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Psychosis in Parkinson’s disease 

Psychosis in Parkinson’s disease
Chapter:
Psychosis in Parkinson’s disease
Source:
Non-motor Symptoms of Parkinson's Disease (2 ed.)
Author(s):

Christopher G. Goetz

, Nico J. Diederich

, and Gilles Fénelon

DOI:
10.1093/med/9780199684243.003.0012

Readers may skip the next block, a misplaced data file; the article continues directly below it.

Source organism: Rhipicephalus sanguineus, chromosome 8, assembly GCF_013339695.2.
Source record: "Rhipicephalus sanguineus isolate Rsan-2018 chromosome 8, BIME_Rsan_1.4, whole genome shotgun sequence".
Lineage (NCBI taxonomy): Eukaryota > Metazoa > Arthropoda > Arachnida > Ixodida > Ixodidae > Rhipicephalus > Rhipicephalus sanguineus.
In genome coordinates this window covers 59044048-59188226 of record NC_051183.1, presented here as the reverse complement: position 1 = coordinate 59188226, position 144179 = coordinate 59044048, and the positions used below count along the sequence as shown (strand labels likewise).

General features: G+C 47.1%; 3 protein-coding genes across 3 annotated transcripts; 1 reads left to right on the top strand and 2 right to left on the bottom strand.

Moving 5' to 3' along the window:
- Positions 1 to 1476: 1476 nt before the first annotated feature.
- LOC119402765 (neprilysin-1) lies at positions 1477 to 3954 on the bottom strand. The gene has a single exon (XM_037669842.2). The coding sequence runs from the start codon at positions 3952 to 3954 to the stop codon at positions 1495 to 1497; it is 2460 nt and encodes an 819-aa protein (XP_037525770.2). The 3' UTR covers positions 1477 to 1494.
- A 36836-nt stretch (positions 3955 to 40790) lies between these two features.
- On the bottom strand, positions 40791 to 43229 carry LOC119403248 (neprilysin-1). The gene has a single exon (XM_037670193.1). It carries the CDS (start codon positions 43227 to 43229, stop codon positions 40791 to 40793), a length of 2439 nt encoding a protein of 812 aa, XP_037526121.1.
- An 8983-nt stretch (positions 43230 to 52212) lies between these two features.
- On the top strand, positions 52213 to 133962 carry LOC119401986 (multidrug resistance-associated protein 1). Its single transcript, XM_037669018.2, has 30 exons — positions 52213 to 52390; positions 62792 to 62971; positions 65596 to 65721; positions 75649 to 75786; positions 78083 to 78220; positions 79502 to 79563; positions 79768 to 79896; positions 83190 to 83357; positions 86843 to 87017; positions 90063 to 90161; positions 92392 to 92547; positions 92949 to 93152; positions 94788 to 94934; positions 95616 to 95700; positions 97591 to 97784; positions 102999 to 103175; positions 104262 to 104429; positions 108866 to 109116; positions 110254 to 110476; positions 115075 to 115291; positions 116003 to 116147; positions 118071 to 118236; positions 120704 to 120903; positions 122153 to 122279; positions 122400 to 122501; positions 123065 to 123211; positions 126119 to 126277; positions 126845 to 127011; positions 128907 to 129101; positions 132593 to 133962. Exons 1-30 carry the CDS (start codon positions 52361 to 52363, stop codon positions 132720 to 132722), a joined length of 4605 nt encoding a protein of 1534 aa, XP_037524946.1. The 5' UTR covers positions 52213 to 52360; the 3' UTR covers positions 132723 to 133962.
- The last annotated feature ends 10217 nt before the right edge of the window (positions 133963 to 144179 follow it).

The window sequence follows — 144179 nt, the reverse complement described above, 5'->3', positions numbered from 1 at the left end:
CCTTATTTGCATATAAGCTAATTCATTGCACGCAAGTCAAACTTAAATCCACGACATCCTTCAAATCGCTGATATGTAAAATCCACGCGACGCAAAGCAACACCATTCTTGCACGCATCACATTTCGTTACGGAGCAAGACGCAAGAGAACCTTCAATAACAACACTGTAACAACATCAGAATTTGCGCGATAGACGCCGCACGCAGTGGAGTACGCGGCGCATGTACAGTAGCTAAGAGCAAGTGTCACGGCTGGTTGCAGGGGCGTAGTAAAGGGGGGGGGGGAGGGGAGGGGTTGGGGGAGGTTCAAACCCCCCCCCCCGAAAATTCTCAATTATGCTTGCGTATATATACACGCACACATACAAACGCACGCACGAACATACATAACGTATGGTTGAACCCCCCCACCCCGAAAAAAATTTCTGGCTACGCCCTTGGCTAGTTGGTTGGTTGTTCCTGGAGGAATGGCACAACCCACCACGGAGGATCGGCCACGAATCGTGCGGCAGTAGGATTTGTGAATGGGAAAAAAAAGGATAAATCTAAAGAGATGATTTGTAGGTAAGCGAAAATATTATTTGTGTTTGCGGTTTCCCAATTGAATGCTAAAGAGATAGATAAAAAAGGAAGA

Hallucinations are spontaneous aberrant perceptions and illusions are misinterpretations of real perceptual stimuli. Secondary delusional interpretation can lead to psychosis. In Parkinson’s disease (PD) these phenomena are generally considered together, although psychiatric semiology draws a distinction between them. Visual hallucinations are the most frequent psychiatric signs in PD, although the frequency of hallucinations in other modalities may be underestimated. In cross-sectional studies, visual hallucinations occur in approximately one-third of chronically treated PD subjects. Visual hallucinations are the primary risk factor for nursing home placement. This chapter summarizes current knowledge about prevalence and incidence, the broad phenomenological spectrum and the present treatment strategies for psychosis in PD. The pathophysiology of psychotic phenomena in PD remains an incomplete framework; only the most relevant research data in this domain are discussed.

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